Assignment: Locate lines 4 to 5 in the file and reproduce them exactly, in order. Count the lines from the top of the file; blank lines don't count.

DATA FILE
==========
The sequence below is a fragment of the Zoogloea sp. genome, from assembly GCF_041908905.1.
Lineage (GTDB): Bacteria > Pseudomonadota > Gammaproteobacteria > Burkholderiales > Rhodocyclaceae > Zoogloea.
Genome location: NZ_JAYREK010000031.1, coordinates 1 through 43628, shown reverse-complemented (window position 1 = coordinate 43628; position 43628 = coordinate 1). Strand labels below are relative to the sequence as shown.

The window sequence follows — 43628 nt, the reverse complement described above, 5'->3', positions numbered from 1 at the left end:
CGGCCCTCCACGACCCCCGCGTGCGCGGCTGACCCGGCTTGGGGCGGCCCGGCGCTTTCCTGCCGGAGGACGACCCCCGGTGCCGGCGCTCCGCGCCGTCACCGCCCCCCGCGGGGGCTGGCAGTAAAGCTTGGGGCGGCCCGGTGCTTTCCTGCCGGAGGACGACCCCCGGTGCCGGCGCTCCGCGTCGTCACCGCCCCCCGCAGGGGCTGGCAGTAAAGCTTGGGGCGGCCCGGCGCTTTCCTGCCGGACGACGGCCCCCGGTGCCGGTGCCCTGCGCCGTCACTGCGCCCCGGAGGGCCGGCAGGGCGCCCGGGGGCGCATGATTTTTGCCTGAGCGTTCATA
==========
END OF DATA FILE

The window sequence follows — 43628 nt, the reverse complement described above, 5'->3', positions numbered from 1 at the left end:
CGGCCCTCCACGACCCCCGCGTGCGCGGCTGACCCGGCTTGGGGCGGCCCGGCGCTTTCCTGCCGGAGGACGACCCCCGGTGCCGGCGCTCCGCGCCGTCACCGCCCCCCGCGGGGGCTGGCAGTAAAGCTTGGGGCGGCCCGGTGCTTTCCTGCCGGAGGACGACCCCCGGTGCCGGCGCTCCGCGTCGTCACCGCCCCCCGCAGGGGCTGGCAGTAAAGCTTGGGGCGGCCCGGCGCTTTCCTGCCGGACGACGGCCCCCGGTGCCGGTGCCCTGCGCCGTCACTGCGCCCCGGAGGGCCGGCAGGGCGCCCGGGGGCGCATGATTTTTGCCTGAGCGTTCATA